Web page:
The American Broadcast show PBS has decided to launch a summer reading challenge for its nation where it pits favourite books against each other to decide the very best. A novel notion, best-sellers and those deemed classics have been in the battle: Dan Brown’s Da Vinci Code, authors like Joseph Conrad, Charles Dickens and Fyodor Dostoevsky, and more contemporary books like Ken Follet’s incredible Pillars of the Earth and JK Rowling’s Harry Potter series.
Currently, at the top of the list is George Orwell’s 1984, but the second has yet to be determined and seems to be between Margaret Atwood’s The Handmaid’s Tale and E.L. James’s BDSM bestseller Fifty Shades of Grey. People enjoy a wide array of books, perhaps even both The Handmaid’s Tale and Fifty Shades of Grey, but on no level should the two be compared. One is a clever, poignant and insightful masterpiece that comments on institutionalised misogyny and the issues this foregrounds in society. The other is, to put it mildly, a pornographic bondage book and the most it inspired its readers to do was to masturbate publicly in the cinema theatres during its screening. It should be unfathomable to even consider comparing Atwood to James on any level, let alone deciding which is better. Atwood is a gift to the literary world and her representation of a dystopian future ruled by a totalitarian government is a superb reminder, especially when parallels can be seen around the world today over twenty years since it was published in 1985.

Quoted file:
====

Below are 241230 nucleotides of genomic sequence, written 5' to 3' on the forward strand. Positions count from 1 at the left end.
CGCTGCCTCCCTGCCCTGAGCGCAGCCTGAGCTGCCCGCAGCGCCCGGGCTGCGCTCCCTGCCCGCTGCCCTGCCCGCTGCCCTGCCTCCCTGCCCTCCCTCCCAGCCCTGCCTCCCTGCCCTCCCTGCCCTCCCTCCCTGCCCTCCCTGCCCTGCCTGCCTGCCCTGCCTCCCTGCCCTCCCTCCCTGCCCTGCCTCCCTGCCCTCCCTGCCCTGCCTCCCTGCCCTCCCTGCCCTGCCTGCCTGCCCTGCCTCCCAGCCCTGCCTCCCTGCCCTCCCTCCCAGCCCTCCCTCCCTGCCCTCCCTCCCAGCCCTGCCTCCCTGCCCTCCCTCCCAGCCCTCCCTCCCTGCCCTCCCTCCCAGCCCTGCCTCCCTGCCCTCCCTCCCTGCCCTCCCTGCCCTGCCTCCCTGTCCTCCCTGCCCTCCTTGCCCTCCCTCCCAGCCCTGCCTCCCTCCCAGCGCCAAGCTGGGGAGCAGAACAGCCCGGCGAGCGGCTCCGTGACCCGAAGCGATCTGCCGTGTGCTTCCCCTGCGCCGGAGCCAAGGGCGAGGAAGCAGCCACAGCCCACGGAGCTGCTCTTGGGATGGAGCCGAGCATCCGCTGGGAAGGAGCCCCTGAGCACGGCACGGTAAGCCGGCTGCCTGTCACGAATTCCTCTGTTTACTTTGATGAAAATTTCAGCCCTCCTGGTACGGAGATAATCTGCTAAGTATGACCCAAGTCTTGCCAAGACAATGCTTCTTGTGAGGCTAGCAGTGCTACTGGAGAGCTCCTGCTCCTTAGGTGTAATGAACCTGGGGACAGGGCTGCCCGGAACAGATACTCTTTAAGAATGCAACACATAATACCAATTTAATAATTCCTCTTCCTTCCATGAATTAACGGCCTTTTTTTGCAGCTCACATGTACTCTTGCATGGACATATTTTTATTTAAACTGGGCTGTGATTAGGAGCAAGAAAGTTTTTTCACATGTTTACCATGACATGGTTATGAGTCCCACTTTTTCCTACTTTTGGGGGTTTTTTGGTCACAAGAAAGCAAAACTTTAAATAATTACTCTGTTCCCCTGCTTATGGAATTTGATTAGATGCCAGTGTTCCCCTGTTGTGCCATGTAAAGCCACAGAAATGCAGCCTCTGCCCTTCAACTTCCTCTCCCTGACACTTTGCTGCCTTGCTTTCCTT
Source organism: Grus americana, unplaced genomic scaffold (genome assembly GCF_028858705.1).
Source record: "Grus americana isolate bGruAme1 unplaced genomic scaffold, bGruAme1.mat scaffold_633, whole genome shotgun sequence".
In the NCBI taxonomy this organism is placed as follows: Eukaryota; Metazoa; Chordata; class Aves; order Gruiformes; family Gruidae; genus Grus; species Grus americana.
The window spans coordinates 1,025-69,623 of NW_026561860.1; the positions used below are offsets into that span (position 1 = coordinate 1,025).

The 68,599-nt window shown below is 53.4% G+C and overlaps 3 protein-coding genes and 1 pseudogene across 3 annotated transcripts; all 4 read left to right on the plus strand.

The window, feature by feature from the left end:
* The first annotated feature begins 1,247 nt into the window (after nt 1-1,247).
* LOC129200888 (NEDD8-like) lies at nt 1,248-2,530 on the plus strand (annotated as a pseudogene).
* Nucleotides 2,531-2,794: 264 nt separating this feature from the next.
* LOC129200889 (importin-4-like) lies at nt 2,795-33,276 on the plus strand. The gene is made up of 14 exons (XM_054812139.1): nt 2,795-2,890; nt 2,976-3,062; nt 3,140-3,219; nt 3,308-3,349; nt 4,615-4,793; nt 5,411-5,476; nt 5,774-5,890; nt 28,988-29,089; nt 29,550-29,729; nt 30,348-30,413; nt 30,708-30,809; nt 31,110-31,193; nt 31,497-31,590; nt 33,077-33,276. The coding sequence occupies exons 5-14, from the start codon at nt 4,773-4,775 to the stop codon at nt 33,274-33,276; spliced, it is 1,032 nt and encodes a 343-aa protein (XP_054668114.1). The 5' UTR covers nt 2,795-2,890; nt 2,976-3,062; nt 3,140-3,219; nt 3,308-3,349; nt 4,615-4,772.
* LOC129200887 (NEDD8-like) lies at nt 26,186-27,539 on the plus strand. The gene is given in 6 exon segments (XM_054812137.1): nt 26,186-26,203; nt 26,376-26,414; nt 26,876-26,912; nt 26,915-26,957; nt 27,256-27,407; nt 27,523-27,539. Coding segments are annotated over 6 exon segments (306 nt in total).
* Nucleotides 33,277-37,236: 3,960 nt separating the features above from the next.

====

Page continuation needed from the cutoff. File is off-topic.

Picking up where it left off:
Here lies the fundamental, crucial issue that plagues the literary world: one smutty book about a virgin introduced into a rendition of BDSM by a problematic millionaire is on the same scale as a masterpiece because thousands of sex-deprived middle-aged women decided they wanted something a little more active. The narrative, the syntax and language are far superior in Atwood’s tale, and its message is one that will be continued to be remembered. Apparently, a novel’s entire worth is based solely on its profit margins and not its actual narrative. The discrepancy between the two is startling:
“Does this mean you’re going to make love to me tonight, Christian?” Holy shit. Did I just say that? His mouth drops open slightly, but he recovers quickly.
“No, Anastasia it doesn’t. Firstly, I don’t make love. I fuck… hard. Secondly, there’s a lot more paperwork to do, and thirdly, you don’t yet know what you’re in for. You could still run for the hills. Come, I want to show you my playroom.”
“Falling in love, we said; I fell for him. We were falling women. We believed in it, this downward motion: so lovely, like flying, and yet at the same time so dire, so extreme, so unlikely. God is love, they once said, but we reversed that, and love, like heaven, was always just around the corner. The more difficult it was to love the particular man beside us, the more we believed in Love, abstract and total. We were waiting, always, for the incarnation. That word, made flesh.”
It’s quite frankly amazing that Atwood and James could on any level be compared, except to show how to write well and how not to. There is nothing wrong with enjoying James’s novels, but it is a mistake to believe that they hold any societal value except to evoke some sort of raunchy fantasy for its readers. Atwood’s novel is poetically and poignantly beautiful and its message will always set a standard that other authors can only attempt to mimic. If any novel is going to be raised to the echelons of a nation’s favourite book alongside Orwell’s 1984, it would be a disgrace to place Fifty Shades of Grey amongst the chosen few.